Also key are mechanisms for discovering quality assessments — Web 2.0 mechanisms of crowd-sourcing, peer review, and rating are commonly invoked for sorting out the best of the best when there is an explosion of innovative products available. But to date, much education-related crowd-sourcing has assumed that teachers will voluntarily rate and recommend educational products. With the burden that teachers are already carrying, that additional volunteerism is not a realistic expectation. Fortunately, there are two communities that might well provide data on products either because they are motivated or as a side effect of using them: education researchers and families. How will education-as-a-platform leverage these communities? Are these the same mechanisms required for discovering exceptional educational experiences?
These kinds of services from the technology infrastructure also serve the human infrastructure. With educators, administrators, and schools using a much richer metric of “better” than state test results, the same feedback loops that currently damp out change can instead drive improvement. Schools (and informal learning channels) can differentiate themselves by offering educational experiences that support the learning goals of each student — as reflected by the unique portfolio that student is building. Schools themselves can actually “get better the more people use them.”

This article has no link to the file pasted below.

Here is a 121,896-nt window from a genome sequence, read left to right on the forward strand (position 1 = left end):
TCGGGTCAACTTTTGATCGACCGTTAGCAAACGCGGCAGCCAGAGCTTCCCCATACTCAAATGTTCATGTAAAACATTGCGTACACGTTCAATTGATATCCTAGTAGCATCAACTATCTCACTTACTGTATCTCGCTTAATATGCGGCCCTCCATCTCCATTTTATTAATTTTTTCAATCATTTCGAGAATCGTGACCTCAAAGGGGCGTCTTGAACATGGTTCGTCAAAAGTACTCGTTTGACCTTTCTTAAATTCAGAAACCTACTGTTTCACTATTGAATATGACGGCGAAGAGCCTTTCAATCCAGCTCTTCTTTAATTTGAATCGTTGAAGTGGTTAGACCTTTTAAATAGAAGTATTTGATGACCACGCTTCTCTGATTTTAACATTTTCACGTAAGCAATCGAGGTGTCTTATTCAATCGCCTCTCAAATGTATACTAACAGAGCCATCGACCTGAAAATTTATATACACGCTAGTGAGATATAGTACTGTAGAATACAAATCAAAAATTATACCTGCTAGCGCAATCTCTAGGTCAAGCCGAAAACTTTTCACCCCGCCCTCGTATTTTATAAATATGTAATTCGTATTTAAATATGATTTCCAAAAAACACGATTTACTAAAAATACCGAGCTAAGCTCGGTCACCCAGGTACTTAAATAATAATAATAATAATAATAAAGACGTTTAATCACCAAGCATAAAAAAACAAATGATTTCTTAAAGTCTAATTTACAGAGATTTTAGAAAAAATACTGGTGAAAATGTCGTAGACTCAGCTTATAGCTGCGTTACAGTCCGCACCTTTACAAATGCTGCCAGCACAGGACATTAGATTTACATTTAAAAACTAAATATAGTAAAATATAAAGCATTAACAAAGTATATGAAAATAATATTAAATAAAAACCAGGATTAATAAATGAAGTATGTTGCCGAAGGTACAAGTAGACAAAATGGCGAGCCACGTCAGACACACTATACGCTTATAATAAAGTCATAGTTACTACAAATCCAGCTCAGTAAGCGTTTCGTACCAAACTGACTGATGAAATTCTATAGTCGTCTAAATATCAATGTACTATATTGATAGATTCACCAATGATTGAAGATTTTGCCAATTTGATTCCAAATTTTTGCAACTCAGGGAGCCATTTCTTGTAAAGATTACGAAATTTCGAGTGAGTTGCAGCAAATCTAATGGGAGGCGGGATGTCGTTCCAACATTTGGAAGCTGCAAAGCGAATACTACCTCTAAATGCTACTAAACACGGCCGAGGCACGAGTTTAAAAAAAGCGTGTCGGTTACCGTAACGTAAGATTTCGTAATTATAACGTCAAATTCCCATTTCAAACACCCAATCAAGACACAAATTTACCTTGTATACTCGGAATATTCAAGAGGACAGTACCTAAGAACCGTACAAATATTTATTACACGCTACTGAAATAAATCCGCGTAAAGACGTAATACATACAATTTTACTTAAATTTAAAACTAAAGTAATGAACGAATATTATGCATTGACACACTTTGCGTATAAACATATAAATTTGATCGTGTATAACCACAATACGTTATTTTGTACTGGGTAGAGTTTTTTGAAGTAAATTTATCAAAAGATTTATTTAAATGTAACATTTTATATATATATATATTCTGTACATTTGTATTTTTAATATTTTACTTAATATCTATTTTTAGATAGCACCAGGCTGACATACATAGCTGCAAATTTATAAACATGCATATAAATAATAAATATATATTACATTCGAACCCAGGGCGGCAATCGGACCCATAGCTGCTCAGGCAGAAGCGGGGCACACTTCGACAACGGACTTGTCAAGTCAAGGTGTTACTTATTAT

But how can these hypothetical innovative approaches to metrics (or for that matter curricula, pedagogy, digital textbooks and games or other innovations) spring up in a cumbersome, over-constrained system like our schools? Probably not through top-down design or national mandate. Perhaps, like online learning, an assessment ecosystem will have to evolve outside those constraints — where there is currently no or little competition. Perhaps parents and students looking to have a more complete picture of a child’s skills and strengths and gaps will be the initial market for innovative assessments. What parent doesn’t want to understand their kids’ achievements in a deeper way than letters on a report card? If a wealth of affordable multi-dimensional assessments were only a click away, how many families would use them and in so doing help make them better? Perhaps, like online learning, innovation in assessments will, in the best way possible, disrupt school and class?